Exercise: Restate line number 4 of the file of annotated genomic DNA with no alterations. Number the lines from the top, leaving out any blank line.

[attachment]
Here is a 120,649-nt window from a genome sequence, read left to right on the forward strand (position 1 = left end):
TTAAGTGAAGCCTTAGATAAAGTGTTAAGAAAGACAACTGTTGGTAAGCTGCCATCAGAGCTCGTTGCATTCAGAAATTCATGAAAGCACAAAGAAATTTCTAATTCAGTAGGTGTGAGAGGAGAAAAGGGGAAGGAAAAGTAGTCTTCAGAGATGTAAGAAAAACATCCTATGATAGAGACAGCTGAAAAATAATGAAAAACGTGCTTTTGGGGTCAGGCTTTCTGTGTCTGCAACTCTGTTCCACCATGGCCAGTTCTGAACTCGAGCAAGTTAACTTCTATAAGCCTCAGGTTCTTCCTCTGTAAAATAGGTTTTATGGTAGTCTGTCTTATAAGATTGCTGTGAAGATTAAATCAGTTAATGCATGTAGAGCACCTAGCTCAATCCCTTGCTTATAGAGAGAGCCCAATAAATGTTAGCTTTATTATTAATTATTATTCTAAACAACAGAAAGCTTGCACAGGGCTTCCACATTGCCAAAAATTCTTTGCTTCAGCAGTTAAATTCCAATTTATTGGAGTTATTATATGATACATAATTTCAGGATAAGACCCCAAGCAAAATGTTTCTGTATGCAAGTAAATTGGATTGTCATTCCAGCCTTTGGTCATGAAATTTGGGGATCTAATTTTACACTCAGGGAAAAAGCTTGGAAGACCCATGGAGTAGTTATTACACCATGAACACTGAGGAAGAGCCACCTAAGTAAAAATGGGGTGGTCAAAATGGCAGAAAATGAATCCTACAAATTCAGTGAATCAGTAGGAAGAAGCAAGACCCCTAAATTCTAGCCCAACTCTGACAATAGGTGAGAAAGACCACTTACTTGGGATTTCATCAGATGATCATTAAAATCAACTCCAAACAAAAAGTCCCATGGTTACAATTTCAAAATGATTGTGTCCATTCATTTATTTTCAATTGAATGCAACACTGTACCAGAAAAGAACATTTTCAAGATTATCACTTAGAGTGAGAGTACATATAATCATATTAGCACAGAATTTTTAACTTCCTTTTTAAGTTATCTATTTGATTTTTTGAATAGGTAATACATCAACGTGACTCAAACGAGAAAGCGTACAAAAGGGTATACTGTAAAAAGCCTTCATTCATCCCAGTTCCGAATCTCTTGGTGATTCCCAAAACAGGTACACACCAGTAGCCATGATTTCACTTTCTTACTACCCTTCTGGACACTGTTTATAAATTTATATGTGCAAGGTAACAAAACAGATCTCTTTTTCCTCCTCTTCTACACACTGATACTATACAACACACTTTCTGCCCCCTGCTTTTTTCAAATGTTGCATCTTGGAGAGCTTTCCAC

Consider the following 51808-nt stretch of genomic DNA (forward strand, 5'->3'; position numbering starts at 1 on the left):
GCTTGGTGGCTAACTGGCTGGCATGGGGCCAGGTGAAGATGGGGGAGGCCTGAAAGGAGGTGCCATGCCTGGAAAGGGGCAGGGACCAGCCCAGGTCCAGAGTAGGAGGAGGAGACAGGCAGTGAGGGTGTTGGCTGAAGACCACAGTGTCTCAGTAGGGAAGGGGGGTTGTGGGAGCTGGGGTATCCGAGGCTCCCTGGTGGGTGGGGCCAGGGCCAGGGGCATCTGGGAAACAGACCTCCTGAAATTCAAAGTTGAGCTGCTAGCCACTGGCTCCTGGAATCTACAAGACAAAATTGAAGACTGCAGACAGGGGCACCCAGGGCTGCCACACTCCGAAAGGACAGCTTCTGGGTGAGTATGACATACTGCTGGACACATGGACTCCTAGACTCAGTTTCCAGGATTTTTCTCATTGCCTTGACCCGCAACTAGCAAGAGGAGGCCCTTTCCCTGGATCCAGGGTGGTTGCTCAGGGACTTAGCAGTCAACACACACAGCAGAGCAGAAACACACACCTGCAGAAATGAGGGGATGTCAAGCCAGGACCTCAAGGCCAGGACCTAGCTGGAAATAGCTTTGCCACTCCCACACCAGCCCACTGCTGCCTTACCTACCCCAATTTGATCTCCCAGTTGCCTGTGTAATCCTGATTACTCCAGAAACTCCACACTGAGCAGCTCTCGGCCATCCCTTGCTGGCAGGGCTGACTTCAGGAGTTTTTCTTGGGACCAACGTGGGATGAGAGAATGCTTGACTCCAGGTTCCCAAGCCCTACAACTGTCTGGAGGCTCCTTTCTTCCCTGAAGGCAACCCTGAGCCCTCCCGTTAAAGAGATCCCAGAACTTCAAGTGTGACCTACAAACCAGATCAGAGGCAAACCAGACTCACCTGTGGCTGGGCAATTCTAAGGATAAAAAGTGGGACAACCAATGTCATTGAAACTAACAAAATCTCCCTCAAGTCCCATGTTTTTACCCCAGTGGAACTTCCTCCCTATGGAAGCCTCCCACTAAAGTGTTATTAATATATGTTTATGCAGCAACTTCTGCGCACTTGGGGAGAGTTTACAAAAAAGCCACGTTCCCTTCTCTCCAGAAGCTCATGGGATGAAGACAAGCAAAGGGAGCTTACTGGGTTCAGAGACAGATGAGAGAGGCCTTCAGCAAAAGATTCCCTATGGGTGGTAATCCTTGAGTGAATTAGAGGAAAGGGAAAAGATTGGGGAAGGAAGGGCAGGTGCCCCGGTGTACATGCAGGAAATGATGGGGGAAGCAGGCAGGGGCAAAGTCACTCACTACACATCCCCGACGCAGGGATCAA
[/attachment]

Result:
GCTTGGTGGCTAACTGGCTGGCATGGGGCCAGGTGAAGATGGGGGAGGCCTGAAAGGAGGTGCCATGCCTGGAAAGGGGCAGGGACCAGCCCAGGTCCAGAGTAGGAGGAGGAGACAGGCAGTGAGGGTGTTGGCTGAAGACCACAGTGTCTCAGTAGGGAAGGGGGGTTGTGGGAGCTGGGGTATCCGAGGCTCCCTGGTGGGTGGGGCCAGGGCCAGGGGCATCTGGGAAACAGACCTCCTGAAATTCAAAGTTGAGCTGCTAGCCACTGGCTCCTGGAATCTACAAGACAAAATTGAAGACTGCAGACAGGGGCACCCAGGGCTGCCACACTCCGAAAGGACAGCTTCTGGGTGAGTATGACATACTGCTGGACACATGGACTCCTAGACTCAGTTTCCAGGATTTTTCTCATTGCCTTGACCCGCAACTAGCAAGAGGAGGCCCTTTCCCTGGATCCAGGGTGGTTGCTCAGGGACTTAGCAGTCAACACACACAGCAGAGCAGAAACACACACCTGCAGAAATGAGGGGATGTCAAGCCAGGACCTCAAGGCCAGGACCTAGCTGGAAATAGCTTTGCCACTCCCACACCAGCCCACTGCTGCCTTACCTACCCCAATTTGATCTCCCAGTTGCCTGTGTAATCCTGATTACTCCAGAAACTCCACACTGAGCAGCTCTCGGCCATCCCTTGCTGGCAGGGCTGACTTCAGGAGTTTTTCTTGGGACCAACGTGGGATGAGAGAATGCTTGACTCCAGGTTCCCAAGCCCTACAACTGTCTGGAGGCTCCTTTCTTCCCTGAAGGCAACCCTGAGCCCTCCCGTTAAAGAGATCCCAGAACTTCAAGTGTGACCTACAAACCAGATCAGAGGCAAACCAGACTCACCTGTGGCTGGGCAATTCTAAGGATAAAAAGTGGGACAACCAATGTCATTGAAACTAACAAAATCTCCCTCAAGTCCCATGTTTTTACCCCAGTGGAACTTCCTCCCTATGGAAGCCTCCCACTAAAGTGTTATTAATATATGTTTATGCAGCAACTTCTGCGCACTTGGGGAGAGTTTACAAAAAAGCCACGTTCCCTTCTCTCCAGAAGCTCATGGGATGAAGACAAGCAAAGGGAGCTTACTGGGTTCAGAGACAGATGAGAGAGGCCTTCAGCAAAAGATTCCCTATGGGTGGTAATCCTTGAGTGAATTAGAGGAAAGGGAAAAGATTGGGGAAGGAAGGGCAGGTGCCCCGGTGTACATGCAGGAAATGATGGGGGAAGCAGGCAGGGGCAAAGTCACTCACTACACATCCCCGACGCAGGGATCAA